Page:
A significant proportion of orthopedic devices are implanted in osteoporotic patients, but it is currently unclear how estrogen deficiency and/or exposure to antiresorptive bisphosphonates (BPs) influence orthopedic device-related infection (ODRI), or response to therapy. The aim of this study is to characterize the bone changes resulting from Staphylococcus epidermidis infection in a rodent ODRI model and to determine if ovariectomy (OVX) or BP treatment influences the infection or the success of antibiotic therapy. A sterile or S. epidermidis-contaminated screw was implanted into the proximal tibia of skeletally mature female Wistar rats (n = 6-9 per group). Bone changes were monitored over 28 days using in vivo micro-computed tomography scanning. OVX was performed 12 weeks before screw implantation. The BP zoledronic acid (ZOL) was administered 4 days before screw insertion. A combination antibiotic regimen (rifampin plus cefazolin) was administered from Days 7-21. In skeletally healthy animals, S. epidermidis induced marked changes in bone, with peak osteolysis occurring at Day 9 and woven bone deposition and periosteal mineralization from Day 14 onwards. Antibiotic therapy cleared the infection in the majority of animals (2/9 infected) but did not affect bone responses. OVX did not affect the pattern of infection-induced changes in bone, nor bacterial load, but reduced antibiotic efficacy (5/9 infected). ZOL treatment did not protect from osteolysis in OVX animals, or further affect antibiotic efficacy (5/9 infected) but did significantly increase the bacterial load. This study suggests that both BPs and OVX can influence host responses to bone infections involving S. epidermidis.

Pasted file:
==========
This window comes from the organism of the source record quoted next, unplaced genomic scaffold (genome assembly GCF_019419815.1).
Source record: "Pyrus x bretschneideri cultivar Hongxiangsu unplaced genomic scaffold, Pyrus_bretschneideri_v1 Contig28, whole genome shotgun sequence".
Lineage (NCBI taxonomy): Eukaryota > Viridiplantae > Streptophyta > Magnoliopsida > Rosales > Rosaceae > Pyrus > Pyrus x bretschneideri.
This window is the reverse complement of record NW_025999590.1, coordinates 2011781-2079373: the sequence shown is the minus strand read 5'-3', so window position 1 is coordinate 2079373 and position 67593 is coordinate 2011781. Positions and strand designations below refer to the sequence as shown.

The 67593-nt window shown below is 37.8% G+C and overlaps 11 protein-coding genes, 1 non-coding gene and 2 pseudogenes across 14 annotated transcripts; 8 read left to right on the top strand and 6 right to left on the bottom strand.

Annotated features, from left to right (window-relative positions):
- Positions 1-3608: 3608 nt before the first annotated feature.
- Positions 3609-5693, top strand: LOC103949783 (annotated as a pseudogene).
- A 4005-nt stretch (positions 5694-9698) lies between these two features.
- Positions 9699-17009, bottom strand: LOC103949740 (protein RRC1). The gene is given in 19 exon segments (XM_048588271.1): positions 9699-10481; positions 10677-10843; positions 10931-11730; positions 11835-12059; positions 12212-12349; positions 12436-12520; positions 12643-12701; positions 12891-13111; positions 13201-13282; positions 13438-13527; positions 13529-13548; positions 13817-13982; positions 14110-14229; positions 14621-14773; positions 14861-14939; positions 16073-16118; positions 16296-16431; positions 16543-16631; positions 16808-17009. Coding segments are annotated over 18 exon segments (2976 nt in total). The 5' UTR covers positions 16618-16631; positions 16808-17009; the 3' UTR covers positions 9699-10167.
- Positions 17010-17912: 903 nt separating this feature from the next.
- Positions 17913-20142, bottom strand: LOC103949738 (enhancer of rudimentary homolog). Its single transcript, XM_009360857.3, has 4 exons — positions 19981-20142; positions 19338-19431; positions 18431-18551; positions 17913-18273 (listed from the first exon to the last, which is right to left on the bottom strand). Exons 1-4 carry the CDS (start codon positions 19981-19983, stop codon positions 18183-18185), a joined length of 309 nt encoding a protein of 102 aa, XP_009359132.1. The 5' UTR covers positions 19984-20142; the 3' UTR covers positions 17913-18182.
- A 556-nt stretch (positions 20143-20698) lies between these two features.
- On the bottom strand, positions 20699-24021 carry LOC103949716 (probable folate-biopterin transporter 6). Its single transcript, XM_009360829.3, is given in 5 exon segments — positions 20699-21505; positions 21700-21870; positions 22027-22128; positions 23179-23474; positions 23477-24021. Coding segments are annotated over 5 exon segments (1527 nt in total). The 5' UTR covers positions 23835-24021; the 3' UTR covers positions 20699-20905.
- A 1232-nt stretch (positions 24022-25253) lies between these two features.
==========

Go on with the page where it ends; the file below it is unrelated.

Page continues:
Keywords: Staphylococcus epidermidis; antibiotics; bisphosphonate; in vivo micro-CT; osteomyelitis.
© 2020 Orthopaedic Research Society. Published by Wiley Periodicals LLC.